Now John has driven the car to church for choral evensong. I’m eager to find out what that is like. The rest of us are home listening to $ try to tell us it is tea time. Must stop and feed him.

Bed time for one and tea time for others. We’re thinking of all of you at the beginning of this year and hope to see as many of you as possible during the course of it. God bless you.

66 thoughts on “England 40 Years Ago — January 4, 1981

  1. Delightful. I got caught out on the fancy dress situation once too. Who would have thought a fancy dress was a costume? Sounds like $ is starting to talk. Thanks for sharing this letter. xo

    Liked by 1 person

    1. The fancy dress term was misleading to me, but we weathered that hiccup with an understanding hostess.

      Do you know what a “flex” is, Darlene? I didn’t write about it in a letter, but a neighbor in England made a statement about a dog getting a flex. We both struggled to understand each other. Finally she got up and showed me what she was talking about. A flex was an extension cord. Why flex? She thought it stood for flexible electric insulated cable. xo

      Liked by 2 people

      1. No, I hadn´t heard of a flex. But when I met my British hubby, he told me his uncle was a joiner. I thought he meant someone who joined lots of clubs. It wasn´t until later I found out he was a carpenter!

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  2. Harold made a good dessert choice! My youngest son, whose birthday is on Dec. 4, also selected pecan pie for his birthday treat. I would not have thought there would have been computers at the airport in 1981!

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  3. I would love a pecan pie with a candle in it!! Maybe if I were there, she would Royal me too? Sometimes I feel like I should be a prince or even a king. What fun. Gee, 3 minutes to treat someone, I wish the Vet would only take 3 minutes. Then it might not be so bad. Thanks for the funny letter again. Happy New Year!!!!!!!!!!!!!

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  4. I love how the girls adapted to the new situation, going to parties, dressing up their Smurfs. It was a wonderful experience for your family to get to live there instead of being tourists.

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  5. This is so beautifully written Anne. I had no idea you wrote like this. I’m so erred when it comes to reading blogs while you’re so faithful to me. Please accept my apology. It’s a lovely site and the piece, so visual. Your Friend.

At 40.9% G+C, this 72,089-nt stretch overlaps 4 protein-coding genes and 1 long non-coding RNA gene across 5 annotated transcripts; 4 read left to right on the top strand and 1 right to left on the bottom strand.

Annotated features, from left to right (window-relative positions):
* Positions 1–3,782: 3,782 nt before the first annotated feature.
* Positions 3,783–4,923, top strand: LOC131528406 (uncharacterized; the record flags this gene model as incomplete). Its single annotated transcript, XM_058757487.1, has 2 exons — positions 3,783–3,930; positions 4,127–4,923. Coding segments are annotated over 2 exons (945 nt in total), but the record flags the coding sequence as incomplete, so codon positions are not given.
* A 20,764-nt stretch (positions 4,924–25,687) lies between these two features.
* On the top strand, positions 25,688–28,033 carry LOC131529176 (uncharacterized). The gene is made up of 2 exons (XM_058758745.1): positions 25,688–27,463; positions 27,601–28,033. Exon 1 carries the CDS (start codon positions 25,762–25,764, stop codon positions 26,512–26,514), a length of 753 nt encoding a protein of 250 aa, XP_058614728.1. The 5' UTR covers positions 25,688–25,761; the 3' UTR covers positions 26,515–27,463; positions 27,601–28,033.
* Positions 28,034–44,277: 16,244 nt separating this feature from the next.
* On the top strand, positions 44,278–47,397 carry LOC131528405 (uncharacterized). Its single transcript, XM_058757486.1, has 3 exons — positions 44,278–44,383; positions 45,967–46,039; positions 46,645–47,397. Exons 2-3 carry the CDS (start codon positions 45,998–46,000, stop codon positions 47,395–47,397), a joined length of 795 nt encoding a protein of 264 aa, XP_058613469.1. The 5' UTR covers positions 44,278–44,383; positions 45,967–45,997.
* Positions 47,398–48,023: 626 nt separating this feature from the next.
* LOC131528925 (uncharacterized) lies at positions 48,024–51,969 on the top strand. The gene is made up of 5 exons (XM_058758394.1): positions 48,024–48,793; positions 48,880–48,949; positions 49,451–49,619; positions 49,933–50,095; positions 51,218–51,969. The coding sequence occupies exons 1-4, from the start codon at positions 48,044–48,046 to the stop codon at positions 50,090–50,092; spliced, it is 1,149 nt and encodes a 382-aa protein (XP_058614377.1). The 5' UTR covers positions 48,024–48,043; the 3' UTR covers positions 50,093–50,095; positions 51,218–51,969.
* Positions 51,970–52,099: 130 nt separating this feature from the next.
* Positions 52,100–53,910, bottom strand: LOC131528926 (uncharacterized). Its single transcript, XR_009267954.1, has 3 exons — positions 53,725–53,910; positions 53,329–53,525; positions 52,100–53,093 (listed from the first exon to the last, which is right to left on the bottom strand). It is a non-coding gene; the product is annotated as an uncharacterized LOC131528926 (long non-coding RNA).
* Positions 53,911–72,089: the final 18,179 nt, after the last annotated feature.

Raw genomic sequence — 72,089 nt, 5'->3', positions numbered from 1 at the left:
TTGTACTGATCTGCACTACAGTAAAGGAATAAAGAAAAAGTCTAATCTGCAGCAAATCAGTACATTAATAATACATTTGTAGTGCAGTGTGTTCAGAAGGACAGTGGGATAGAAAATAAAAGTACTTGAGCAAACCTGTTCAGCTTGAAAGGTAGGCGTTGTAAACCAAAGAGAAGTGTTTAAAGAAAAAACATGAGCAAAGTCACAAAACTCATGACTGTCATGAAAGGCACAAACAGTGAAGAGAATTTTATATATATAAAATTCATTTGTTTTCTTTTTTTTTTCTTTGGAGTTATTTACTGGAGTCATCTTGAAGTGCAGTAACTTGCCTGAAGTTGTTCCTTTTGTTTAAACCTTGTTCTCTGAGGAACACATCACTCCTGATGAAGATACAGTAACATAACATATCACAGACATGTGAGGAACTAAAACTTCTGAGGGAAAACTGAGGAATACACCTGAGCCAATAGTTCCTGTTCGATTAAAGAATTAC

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    1. I don’t expect anyone to read what I write. Blogging is my excuse to get to know people through what they say.

      Your posts are magnetic, drawing people in. I’m very thankful for your friendship. I hope you have a sparking day.

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  6. I like how the dates from then have lined up with the dates of now. The little girl who didn’t eat but was charming company, how lovely is that? Most interesting to see you refer to the one computer at the airline being broken. Just one, the one that did it all!

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  7. Anne, I love reading your posts from the past and chuckled at ‘I’m going to Royal my Smurfs.”! So much I recognise from my own childhood at the time and it’s interesting to read about the differences in the languages!

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  8. I didn’t know the Smurfs were around for that long (if your reference is to those blue trolls) and I was surprised to see that the airlines were using computer reservations 40 years ago. Maybe I think that is odd, since I never used my first computer until around 1990. Maybe England was much more tech-oriented than we were here in the U.S.

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  9. Hiya Anne! Been busy around here. Just trying to catch up with some posts! I must’ve missed something though – who is Harold?

    Love your writing, it’s so descriptive, I can picture everything so clearly! How was Rotterdam? I went to Amsterdam with my ex (on our honeymoon in 1967!) along with London, Brussels, Copenhagen and Paris. Average 5 days in each city. But Athens, Greece – 3.5 months. It so broadens the mind when you travel, don’t you find?!

    Your mention of the 6-year-old not eating her food – I hope that was a short-lived phase. It reminded me of a time I was out with friends at a restaurant (oh how I miss those days now!!), and the wife of someone – whom I didn’t know – just pushed the food around on her plate. And yes, talked a lot, or mostly got us to talk, so the attention would be on us and not her. I think she had just one bite, maybe two, of her hamburger, and nothing else. She was a verrrrry skinny lady.

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    1. Harold is John’s first cousin who came to visit us in England. You should see him now. He has a full head of silver hair and is the grandfather of four. He is still just as much fun as he was 40 years ago.

      Rotterdam was nice. That was our first trip to the continent. I was taking care of a 3-month-old by myself while John, the children, and Harold were on the ship. That was the reason for our trip — the shipping company had a ship in port.

      The two-bite hamburger story takes the cake!

      Liked by 1 person